By BENJIE OLIVEROS
The widening rift between the executive, led by President Benigno Aquino III, and the Supreme Court, headed by Chief Justice Renato Corona, has been hogging the headlines of all the major media networks. The first salvo was fired by President Aquino during a forum sponsored by the Makati Business Club last December 1. Then the president delivered a scathing speech during the First National Criminal Justice Summit berating Chief justice Corona infront of the participants in a summit where Corona was to be one of the two leading speakers. This was followed up again just recently with the Supreme Court’s spokesperson Midas Marquez in attendance, substituting for Chief Justice Corona.
Chief Justice Corona took the president’s broadsides in stride. The Supreme Court has so far not gone beyond expressing concern over the intensifying conflict being instigated by the president’s attacks on the integrity of the highest court in the land.
The president’s men in Malacañang joined the fray with political adviser Ronald Llamas calling for an Occupy the Supreme Court movement. (Directed toward whom? I really don’t know.) Some have been calling for the impeachment of the Chief Justice.
While some in media lauded the president for saying “what had to be said,” others called it as contrary to statesmanship and unbecoming of a president.
So what do we make of this?
For sure the Supreme Court has made questionable, conservative decisions, such as reversing its earlier decision ordering the reinstatement of flight attendants and stewards dismissed by the Philippine Airlines. It has been accused of being an Arroyo court, having favored the former president in cases involving her such as the issuance of a TRO on the watchlist order and, much earlier, in striking down as unconstitutional the Aquino administration’s executive order creating the Truth Commission to investigate corruption cases of the previous administration.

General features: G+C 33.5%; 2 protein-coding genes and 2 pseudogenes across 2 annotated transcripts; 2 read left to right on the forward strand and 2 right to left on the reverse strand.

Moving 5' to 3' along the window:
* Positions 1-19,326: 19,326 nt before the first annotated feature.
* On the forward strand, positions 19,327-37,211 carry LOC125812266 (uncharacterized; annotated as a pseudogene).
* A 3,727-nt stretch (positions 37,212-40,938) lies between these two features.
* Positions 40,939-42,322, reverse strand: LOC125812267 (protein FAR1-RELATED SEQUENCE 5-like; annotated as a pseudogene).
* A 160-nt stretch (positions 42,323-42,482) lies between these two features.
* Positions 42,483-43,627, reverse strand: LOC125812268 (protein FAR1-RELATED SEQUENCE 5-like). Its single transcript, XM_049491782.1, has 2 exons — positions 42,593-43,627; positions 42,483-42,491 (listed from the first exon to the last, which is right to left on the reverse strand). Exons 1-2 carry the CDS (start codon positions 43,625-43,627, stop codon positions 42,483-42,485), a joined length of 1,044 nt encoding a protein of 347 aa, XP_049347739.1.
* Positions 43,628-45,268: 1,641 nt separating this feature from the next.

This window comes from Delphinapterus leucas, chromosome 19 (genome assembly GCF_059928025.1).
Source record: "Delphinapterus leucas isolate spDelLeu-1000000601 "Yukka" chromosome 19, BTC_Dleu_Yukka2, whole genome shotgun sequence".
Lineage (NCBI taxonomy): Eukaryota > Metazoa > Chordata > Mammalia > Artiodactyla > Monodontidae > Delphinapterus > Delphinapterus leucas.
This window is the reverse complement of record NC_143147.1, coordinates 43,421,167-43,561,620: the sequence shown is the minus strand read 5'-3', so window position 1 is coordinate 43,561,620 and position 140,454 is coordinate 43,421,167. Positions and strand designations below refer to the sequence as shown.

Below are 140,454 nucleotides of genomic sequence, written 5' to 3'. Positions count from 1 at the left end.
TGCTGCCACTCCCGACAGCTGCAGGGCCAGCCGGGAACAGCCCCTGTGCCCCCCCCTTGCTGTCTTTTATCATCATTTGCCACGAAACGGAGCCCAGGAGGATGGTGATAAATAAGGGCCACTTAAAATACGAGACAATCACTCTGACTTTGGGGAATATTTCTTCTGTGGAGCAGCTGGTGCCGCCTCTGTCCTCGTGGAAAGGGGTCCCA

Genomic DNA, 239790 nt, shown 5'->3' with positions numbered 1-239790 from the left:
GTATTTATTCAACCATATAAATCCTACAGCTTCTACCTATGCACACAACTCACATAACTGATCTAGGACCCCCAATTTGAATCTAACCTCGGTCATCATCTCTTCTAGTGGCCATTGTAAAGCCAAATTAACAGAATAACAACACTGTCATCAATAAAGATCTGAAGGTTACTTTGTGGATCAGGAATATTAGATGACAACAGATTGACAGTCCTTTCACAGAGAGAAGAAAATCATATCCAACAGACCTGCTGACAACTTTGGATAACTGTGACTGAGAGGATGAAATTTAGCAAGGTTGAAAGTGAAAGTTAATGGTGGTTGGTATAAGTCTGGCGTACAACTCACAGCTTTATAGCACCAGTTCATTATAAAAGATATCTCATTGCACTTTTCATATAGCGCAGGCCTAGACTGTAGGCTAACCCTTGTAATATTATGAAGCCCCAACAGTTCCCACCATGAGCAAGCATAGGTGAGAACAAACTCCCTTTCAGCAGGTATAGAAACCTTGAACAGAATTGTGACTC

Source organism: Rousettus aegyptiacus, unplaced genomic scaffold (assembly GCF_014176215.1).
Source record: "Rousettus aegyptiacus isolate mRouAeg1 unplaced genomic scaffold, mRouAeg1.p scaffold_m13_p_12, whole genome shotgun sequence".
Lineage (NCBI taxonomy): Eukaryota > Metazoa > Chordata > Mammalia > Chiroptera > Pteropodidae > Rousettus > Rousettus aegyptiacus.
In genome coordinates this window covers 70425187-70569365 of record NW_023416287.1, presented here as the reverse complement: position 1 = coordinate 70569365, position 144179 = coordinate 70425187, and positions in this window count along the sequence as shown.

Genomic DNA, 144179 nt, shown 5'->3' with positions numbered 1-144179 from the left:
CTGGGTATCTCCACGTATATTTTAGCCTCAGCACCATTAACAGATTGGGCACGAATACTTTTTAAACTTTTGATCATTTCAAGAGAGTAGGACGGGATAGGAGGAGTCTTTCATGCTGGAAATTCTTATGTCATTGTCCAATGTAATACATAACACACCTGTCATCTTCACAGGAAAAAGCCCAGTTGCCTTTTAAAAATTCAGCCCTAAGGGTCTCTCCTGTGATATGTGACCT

But the Aquino administration unwittingly aided the Supreme Court in these decisions by issuing executive orders without sound legal basis, such as in the case of Executive Order 2, which declared as vacant positions occupied by Arroyo’s “midnight appointees.” It also dilly-dallied in filing cases against the former president and it had to do so at the last minute when Arroyo was attempting to leave the country.
The Supreme Court, on the other hand, might have done a service to the Aquino administration when it struck down Executive Order 2, which provided for the formation of the Truth Commission, because it forced the government to go directly to the courts rather than go through the circuituous route of investigating once again the corruption cases that were investigated thorougly in Senate and House inquiries before.
The only sound decision the current Supreme Court has made so far is ordering the distribution of the land covered by Hacienda Luisita to its farm workers. Even if some doubt the timing and intent of the High Court’s decision – as some claim it was done to get back at Aquino for defying the Supreme Court, and going after Arroyo – this does not reduce the soundness and justness of the decision.
Likewise, the timing and internt of the tirades of President Aquino against the Supreme Court is suspect, coming as it is a few days after the High Court issued the Hacienda Luisita decision.
What is being missed in all the commentaries and analysis on the intensifying conflict between President Aquino and the Supreme Court is that what is happening is just symptomatic of the abysmal depths the politics of this country has sunk into.
On the one hand, the country has a Supreme Court, which is supposedly the final arbiter of what is constitutional and what is not, what is just and what is unjust, that is being controlled by or at the minimum, sympathetic to one faction of the ruling class. It has been said that the principle of equality before the law is a falsehood because the law favors the rich and powerful – just look at where Arroyo is being detained and compare it to the plight of common prisoners, as well as political prisoners. In this case, it is even worse, the law and the final arbiter of the law is being manipulated by just one section of the rich and powerful.
On the other hand, the country has a president who was catapulted to power on a platform of change but is loud in words but soft in action – except in dispersing protest actions – and has done nothing but to whine and blame everybody else for his administration’s inability, or unwillingnes, to address the people’s issues. In its conflict with the Supreme Court, the Aquino administration has been engaging in what he promised to change, in the first place: destructive, self-serving politics. And the president is unwittingly showing to the people the rotteness and hopelessness of the country’s political system.